August 2009
Volume 9, Issue 8
Vision Sciences Society Annual Meeting Abstract  |   August 2009
The connection effect in the disconnect between peripersonal and extrapersonal space
Author Affiliations
  • Brian Garrison
    Department of Psychology, University of Waterloo
  • Colin Ellard
    Department of Psychology, University of Waterloo
Journal of Vision August 2009, Vol.9, 79. doi:
  • Views
  • Share
  • Tools
    • Alerts
      This feature is available to authenticated users only.
      Sign In or Create an Account ×
    • Get Citation

      Brian Garrison, Colin Ellard; The connection effect in the disconnect between peripersonal and extrapersonal space. Journal of Vision 2009;9(8):79.

      Download citation file:

      © ARVO (1962-2015); The Authors (2016-present)

  • Supplements

Previous studies suggest that line bisection performance shows a leftward bias when completed in peripersonal (near) space and a rightward bias in extrapersonal (far) space, even in an immersive virtual environment (Gamberini, Seraglia, & Prifits, Neuropsychologia, 2007). Furthermore, extrapersonal space can be remapped as peripersonal space by extending reach through tool use; using a stick for bisecting far lines shows the leftward bias whereas using a laser pointer shows the rightward bias. With a head-mounted display showing a computer-simulated environment, participants bisected lines by controlling a free-floating dot, a free-floating hand, or a hand connected by an arm. Lines appeared on a lectern in front of the seated participants while a real lectern provided tactile feedback to match the visual display. Due to large order effects across blocks for mode of bisection (arm/hand/dot), comparisons were made between participants using the first condition encountered. Peripersonal (90cm away) conditions were blocked and counterbalanced as a within-participants factor. At one point in the experiment, between blocks of trials, a virtual needle appeared. Galvanic skin response measured autonomic reaction to watching the needle poke the hand/dot controlled by participants. As a control, half watched the needle poke a second hand/dot. A partial replication of Gamberini et al. (2008) showed a distinction between the arm and dot conditions with the expected leftward and rightward biases, respectively.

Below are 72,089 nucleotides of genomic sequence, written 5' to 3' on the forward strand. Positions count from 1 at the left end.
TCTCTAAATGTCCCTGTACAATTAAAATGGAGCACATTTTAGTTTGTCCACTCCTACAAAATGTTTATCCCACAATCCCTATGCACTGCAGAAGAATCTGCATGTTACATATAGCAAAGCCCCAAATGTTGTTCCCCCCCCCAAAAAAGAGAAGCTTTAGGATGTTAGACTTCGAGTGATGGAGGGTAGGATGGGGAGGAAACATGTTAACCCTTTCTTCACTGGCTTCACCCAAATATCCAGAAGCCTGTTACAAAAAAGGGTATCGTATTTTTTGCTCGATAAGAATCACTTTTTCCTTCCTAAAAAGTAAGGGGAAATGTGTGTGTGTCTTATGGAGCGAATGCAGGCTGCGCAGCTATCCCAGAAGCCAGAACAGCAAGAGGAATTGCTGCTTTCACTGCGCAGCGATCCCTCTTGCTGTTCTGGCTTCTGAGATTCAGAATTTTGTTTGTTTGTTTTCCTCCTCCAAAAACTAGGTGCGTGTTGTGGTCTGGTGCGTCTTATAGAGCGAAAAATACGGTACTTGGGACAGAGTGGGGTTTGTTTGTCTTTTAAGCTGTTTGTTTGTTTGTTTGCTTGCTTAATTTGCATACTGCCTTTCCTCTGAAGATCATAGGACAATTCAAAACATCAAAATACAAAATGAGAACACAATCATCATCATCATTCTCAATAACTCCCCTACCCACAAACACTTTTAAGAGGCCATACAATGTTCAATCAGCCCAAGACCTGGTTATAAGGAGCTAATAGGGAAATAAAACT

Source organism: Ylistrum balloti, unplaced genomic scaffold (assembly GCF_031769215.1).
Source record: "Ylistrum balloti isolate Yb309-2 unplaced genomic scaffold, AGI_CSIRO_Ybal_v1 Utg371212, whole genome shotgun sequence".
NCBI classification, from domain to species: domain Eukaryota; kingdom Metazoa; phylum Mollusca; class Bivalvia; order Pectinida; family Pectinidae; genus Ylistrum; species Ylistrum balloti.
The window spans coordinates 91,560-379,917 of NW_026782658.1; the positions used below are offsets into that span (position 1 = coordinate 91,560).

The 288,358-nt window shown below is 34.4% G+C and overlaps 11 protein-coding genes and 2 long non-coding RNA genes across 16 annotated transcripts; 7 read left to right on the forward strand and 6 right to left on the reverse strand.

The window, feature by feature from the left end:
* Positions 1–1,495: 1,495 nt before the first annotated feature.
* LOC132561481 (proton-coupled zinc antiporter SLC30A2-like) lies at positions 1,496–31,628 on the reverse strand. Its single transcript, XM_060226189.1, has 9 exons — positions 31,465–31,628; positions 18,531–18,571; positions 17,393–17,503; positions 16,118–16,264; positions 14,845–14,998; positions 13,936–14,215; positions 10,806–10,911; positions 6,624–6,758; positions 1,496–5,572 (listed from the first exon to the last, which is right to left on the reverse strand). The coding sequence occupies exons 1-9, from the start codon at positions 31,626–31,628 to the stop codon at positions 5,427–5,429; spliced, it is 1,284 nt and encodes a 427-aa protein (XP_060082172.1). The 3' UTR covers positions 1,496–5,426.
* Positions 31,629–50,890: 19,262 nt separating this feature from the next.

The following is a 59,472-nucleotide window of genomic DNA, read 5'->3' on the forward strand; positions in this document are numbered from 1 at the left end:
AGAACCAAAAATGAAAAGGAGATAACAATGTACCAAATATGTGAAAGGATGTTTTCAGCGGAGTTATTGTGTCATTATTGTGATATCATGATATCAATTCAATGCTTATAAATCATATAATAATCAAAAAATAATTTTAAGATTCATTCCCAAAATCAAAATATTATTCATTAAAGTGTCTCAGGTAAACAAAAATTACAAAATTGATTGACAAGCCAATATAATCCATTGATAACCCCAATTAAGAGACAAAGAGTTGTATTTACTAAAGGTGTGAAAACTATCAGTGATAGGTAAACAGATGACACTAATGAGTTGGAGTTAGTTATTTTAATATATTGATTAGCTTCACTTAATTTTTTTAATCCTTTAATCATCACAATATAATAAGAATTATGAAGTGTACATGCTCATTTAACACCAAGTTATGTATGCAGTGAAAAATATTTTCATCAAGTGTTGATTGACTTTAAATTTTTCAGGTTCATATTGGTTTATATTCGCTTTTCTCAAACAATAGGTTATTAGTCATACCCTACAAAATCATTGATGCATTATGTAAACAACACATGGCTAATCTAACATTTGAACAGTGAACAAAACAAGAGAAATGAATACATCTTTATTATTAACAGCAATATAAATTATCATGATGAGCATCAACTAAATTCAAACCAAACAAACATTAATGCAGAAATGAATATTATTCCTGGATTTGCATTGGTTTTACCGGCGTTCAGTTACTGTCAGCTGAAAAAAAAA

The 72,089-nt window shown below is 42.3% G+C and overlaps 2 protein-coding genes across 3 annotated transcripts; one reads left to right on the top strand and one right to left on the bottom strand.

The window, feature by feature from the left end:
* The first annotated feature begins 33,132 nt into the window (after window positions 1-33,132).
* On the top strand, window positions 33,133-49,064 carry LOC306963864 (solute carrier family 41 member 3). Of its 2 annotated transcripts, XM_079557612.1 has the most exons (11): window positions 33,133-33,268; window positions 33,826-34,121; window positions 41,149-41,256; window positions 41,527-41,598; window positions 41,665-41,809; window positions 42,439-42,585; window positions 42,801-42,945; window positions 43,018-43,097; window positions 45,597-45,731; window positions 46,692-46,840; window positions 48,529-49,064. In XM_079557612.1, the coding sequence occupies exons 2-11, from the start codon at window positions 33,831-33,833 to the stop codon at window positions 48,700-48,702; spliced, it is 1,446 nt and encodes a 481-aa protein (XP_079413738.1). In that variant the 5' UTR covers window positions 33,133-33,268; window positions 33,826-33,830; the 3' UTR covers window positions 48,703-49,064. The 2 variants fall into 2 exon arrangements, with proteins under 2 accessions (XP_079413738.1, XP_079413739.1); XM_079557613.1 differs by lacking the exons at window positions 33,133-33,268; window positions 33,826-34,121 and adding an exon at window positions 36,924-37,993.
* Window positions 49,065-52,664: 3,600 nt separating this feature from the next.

Garrison, B. Ellard, C. (2009). The connection effect in the disconnect between peripersonal and extrapersonal space [Abstract]. Journal of Vision, 9(8):79, 79a,, doi:10.1167/9.8.79. [CrossRef]
 Funding for this project was provided by the Natural Sciences and Engineering Research Council of Canada (NSERC).

This PDF is available to Subscribers Only

Sign in or purchase a subscription to access this content. ×

You must be signed into an individual account to use this feature.